Sabbe retires after 44 years

LIBRARY DIRECTOR Nancy Sabbe is counting down the days until she will leave the office she has held since an addition was put on the Madison Public Library. After 44 years, she will be retiring at the end of January.

The COVID-19 pandemic brought a great many things to a screeching halt. Among those previously unknown were the plans of Madison Public Library Director Nancy Sabbe.

She had handed in her letter of resignation to the library board on the Friday before the library was closed for the pandemic in March 2020.

“We didn’t know what was going to happen,” she recalled.

Library staff didn’t know how long the library was going to be closed. No one understood how COVID-19 was spread. Recognizing the challenges, Sabbe told the board to ignore her letter.

She continued to shepherd the organization for nearly two more years. Now, finally, she is counting down the days.

Although she will work through the end of the month, a retirement celebration for Sabbe will be held from 1-4 p.m. on Jan. 14 at the Madison Public Library.

She admits she is frequently asked what she will do in her retirement. Sabbe has a ready answer.

“I have that list of things ‘I’m going to do when I have time’,” she said, adding, “My list is long.”

She took piano lessons as a child and owns a piano. She is going to get that tuned and begin practicing again.

Sabbe is also going to pick up quilting again.

“Years ago, Mary Kenyon taught a quilt-in-a-day class. I took that, and that’s the last time I finished a quilt,” she indicated.

Sabbe has books to read, yarn for knitting projects and a house that “needs help.”

“That’s another project waiting for me,” Sabbe said. “I’ll need to check out some books and look at the pictures to see what might work.”

Knowing she has more than enough to keep herself busy, she is more concerned about crafting a life that doesn’t include the discipline of regular work hours.

“I’m not very well organized without a schedule. I’m not sure how that will work, but I will adjust,” Sabbe said. However, she recognizes she will need a period of transition before embarking on anything.

“To begin with, it will be absolutely nothing,” she said in response to the question, ‘what will you do?’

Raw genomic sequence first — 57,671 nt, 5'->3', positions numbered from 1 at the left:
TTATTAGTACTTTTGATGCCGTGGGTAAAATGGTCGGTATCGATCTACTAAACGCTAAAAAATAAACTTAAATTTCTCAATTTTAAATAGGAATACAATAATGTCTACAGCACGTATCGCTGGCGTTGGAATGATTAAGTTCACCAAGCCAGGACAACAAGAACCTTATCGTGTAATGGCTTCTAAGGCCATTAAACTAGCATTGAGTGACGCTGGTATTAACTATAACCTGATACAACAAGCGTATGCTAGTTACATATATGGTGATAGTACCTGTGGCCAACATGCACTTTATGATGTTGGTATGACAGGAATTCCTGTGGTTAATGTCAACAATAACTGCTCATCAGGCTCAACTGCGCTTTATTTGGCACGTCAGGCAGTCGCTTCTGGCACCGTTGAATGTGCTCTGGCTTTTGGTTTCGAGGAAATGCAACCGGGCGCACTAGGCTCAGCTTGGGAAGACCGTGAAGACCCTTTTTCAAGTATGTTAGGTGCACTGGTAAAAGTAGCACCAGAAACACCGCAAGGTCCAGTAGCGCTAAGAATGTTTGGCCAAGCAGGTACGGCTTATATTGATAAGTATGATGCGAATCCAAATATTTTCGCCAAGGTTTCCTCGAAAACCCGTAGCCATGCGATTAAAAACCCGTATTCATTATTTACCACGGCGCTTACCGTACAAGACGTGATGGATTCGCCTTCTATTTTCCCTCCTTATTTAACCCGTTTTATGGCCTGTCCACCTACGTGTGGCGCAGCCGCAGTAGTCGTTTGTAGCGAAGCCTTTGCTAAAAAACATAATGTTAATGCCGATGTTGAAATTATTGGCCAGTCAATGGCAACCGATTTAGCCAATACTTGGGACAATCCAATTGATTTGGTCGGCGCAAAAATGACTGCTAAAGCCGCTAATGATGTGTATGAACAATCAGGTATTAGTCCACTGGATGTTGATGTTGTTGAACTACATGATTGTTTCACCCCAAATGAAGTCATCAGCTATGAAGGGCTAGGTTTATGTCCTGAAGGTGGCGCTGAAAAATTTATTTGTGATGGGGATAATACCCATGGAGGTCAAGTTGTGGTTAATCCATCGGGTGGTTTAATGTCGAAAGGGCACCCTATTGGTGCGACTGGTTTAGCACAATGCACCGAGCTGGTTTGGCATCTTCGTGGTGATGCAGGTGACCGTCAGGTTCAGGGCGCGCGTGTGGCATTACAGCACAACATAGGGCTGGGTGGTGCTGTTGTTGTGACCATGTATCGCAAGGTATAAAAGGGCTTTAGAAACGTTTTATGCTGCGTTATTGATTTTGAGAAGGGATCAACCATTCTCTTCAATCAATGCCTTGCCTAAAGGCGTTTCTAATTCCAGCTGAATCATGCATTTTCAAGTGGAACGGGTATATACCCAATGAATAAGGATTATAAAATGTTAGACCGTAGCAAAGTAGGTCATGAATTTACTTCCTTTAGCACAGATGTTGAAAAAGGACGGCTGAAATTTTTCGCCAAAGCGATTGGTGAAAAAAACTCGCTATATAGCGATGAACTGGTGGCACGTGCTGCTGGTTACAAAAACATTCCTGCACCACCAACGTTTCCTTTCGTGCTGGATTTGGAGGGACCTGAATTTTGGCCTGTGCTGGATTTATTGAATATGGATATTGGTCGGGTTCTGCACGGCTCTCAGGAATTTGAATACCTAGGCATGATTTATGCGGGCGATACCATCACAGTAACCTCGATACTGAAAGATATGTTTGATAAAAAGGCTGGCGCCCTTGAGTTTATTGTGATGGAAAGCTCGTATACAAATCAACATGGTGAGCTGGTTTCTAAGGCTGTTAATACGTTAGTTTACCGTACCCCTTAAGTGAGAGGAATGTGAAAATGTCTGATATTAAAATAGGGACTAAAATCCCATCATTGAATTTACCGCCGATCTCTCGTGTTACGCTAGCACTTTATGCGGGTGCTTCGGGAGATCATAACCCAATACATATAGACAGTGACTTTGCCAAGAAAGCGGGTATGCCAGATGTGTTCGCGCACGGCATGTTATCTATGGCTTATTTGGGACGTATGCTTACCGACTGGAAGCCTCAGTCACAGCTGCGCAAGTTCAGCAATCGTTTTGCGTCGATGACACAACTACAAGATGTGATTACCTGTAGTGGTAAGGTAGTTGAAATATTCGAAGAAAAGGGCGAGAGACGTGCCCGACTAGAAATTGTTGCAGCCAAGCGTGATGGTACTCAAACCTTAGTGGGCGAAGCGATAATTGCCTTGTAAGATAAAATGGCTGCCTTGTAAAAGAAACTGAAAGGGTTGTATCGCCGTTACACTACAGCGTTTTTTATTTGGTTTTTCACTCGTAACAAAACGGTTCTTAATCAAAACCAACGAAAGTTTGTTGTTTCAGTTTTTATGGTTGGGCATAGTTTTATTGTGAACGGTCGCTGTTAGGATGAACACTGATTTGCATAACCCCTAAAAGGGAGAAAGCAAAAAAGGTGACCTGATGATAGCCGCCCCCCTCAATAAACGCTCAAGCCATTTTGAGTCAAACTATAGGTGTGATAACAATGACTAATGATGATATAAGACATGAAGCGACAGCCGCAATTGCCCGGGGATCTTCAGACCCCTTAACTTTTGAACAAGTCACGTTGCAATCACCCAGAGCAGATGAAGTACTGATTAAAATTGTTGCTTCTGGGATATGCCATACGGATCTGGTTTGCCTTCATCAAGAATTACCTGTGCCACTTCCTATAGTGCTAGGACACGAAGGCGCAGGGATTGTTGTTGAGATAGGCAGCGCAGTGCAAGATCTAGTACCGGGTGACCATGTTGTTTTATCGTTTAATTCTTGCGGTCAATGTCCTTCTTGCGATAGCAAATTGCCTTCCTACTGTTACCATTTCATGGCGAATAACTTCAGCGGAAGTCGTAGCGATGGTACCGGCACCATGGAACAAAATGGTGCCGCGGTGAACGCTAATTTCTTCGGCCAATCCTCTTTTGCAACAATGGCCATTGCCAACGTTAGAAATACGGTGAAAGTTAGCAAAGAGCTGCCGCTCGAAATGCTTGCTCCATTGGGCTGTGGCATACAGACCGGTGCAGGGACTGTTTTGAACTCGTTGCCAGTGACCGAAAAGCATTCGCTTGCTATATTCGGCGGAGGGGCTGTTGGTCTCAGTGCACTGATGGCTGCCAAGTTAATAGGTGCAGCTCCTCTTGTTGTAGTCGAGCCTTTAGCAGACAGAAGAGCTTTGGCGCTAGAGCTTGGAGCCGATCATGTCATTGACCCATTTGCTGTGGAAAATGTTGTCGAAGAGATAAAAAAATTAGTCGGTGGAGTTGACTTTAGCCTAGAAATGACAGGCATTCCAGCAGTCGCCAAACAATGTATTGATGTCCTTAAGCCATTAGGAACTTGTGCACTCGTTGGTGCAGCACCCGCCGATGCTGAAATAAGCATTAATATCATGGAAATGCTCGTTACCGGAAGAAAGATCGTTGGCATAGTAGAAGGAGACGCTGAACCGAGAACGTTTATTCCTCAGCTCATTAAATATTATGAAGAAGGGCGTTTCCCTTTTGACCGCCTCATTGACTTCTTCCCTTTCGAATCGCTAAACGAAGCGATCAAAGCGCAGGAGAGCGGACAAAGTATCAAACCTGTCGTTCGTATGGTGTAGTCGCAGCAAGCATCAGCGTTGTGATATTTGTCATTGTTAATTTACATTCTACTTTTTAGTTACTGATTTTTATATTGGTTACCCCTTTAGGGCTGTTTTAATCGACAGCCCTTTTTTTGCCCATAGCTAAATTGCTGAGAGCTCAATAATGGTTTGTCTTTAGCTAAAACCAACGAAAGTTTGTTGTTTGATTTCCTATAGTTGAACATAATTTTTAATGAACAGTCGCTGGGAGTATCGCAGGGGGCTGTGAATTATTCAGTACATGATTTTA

The library has seen numerous changes in the 44 years Sabbe has served as the library director. Initially, she was the only full-time person on staff; other employees were part-time. When she started, the library had typewriters; now it has computers.

When she started, the library was a mere 4,000 square feet, including the basement which was used for the Children’s Department. During her tenure, another 10,000 square feet were added.

“It took a long time to get to the point where the city said, ‘Yes, we need to do this’,” Sabbe said.

Funding for the addition came from multiple sources, including the city. Fund-raising helped to cover the costs, as did a couple of grants. In the end, the project expanded the space without destroying the character of the historic Carnegie library.

“It’s beautiful; I think it’s gorgeous,” Sabbe observed.

She asked for three things from the architect: windows that open, lots of outlets and a roof that wasn’t flat. She got all three. However, as laptops have become more popular, library staff has learned they don’t have nearly as many outlets as they could now use.

With the changing times, Sabbe has noticed people are using the library in different ways. As a result, she can see the need for even more space.

“Libraries have become gathering places,” she explained. When storytime is held, families come early and stay late to socialize and to provide children with opportunities to play together.

There is the need for collaborative spaces, and the meeting room could be larger for some of the group events which are held at the library.

“It’s nice to see the current space is being used well,” Sabbe said.

In leaving, she has only one regret – that she hasn’t been able to complete all of the projects which are in progress. The one closest to her heart is cataloguing the personal collection of a book collector from Belle Fourche that includes unique South Dakota publications, such as commemorative publications from special events.

“They’re hard to catalogue, but it will be a very nice collection,” she said, noting that she didn’t even know some of the publications existed.

Sabbe admits that she will miss her work at the library, especially the people.

“There are some people I only see here,” she noted.

People are already suggesting ways for her to maintain those connections, such as holding a weekly coffee klatch at the library. Sabbe just shakes her head at that recommendation, but does say she will have to find ways to stay in touch with people.

Sabbe will also continue to be a regular library patron.